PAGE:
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What are the 3 things that affect the rate of a reaction?

Temperature
pH
Substrate concentration

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What happens if the reaction gets too hot?

Some bonds holding the enzyme together will break. This changes the shape of the enzyme’s active site so the substrate won’t fit any more (denatured enzyme)

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Optimum temperature

The temperature that enzymes work best at

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What happens if the pH is too high or too low?

The pH interferes with the bonds holding the enzymes together, this changes the shape of the active site and denatures the enzyme

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Optimum pH

The pH that enzymes work best at. It’s often neutral (pH7) but not always eg pepsin (enzyme that breaks down proteins in the stomach) works best at pH2 so it’s well suited to acidic conditions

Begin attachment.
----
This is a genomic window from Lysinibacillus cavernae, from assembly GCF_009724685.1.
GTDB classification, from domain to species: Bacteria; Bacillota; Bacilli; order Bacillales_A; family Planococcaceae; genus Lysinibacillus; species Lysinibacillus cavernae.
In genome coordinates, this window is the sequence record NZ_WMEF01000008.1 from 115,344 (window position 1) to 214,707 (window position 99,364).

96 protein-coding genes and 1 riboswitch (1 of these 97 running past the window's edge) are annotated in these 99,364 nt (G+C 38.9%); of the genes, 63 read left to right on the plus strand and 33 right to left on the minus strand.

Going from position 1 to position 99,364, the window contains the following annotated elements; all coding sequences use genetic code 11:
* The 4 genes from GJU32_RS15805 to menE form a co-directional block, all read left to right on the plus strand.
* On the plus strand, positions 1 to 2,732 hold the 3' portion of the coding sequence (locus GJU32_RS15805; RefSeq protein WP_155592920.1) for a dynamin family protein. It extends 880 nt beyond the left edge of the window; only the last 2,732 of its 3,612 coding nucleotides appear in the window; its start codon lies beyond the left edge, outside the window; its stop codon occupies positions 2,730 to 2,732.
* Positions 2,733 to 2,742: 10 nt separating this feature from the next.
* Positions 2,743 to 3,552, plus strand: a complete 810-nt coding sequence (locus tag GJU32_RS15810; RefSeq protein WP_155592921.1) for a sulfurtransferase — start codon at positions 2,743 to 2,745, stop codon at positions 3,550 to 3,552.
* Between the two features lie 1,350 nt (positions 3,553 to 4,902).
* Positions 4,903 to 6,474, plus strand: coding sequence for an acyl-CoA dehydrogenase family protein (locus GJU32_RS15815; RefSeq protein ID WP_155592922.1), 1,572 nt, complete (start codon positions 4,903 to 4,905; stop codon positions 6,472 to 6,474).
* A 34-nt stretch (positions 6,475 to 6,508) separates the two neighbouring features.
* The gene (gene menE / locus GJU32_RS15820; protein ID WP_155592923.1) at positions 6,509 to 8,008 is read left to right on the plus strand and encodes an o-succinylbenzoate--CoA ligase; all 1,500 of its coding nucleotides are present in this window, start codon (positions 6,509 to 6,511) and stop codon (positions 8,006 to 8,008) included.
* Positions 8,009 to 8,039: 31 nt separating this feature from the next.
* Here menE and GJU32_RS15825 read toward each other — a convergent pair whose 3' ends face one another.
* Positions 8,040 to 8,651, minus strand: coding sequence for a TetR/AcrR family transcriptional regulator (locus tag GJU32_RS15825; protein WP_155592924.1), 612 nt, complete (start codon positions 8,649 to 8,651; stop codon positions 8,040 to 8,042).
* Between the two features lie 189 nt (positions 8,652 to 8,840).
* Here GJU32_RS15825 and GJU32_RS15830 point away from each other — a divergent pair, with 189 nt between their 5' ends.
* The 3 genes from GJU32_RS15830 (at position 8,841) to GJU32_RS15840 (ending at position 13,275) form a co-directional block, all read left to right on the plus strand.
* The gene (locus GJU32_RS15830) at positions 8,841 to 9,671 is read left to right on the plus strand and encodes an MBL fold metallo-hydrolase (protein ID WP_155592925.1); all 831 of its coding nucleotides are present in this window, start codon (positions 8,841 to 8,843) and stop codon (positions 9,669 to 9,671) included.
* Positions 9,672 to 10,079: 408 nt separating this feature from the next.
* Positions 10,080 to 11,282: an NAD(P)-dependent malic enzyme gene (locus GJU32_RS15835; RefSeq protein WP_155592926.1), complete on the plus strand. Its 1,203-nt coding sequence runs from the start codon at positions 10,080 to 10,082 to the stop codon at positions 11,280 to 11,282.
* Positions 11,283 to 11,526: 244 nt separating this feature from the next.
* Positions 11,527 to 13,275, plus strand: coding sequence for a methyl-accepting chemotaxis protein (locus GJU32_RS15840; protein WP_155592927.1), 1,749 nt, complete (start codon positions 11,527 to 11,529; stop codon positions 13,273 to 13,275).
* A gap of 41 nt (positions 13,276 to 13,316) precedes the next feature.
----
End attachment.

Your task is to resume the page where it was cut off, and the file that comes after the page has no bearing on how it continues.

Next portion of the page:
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How does increasing the substrate concentration increase the speed of reaction?

Because it’s more likely the enzyme will meet up and react with a substrate molecule. But, when all the active sites are full, adding more will make no difference

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Rate of reaction

How fast / how much something changes over time

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Equation for rate of reaction

Rate = amount it has changed by / time taken

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Name 3 big molecules

Proteins, lipids, carbohydrates

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Why do organisms need to break big molecules down into smaller components?

Easier to digest
Growth
Respiration in plants

56

What is the name of the enzyme that breaks carbohydrates into simple sugars?

Carbohydrases

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What is the name of the enzyme that breaks down starch?

Amylase

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What is the name of the enzymes that convert proteins into amino acids?

Protease

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What’s the name of the enzyme that converts lipids into glycerol and fatty acids?

Lipase

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What happens to the pH when lipids are broken down?

The fatty acids will lower the pH of the solution they’re in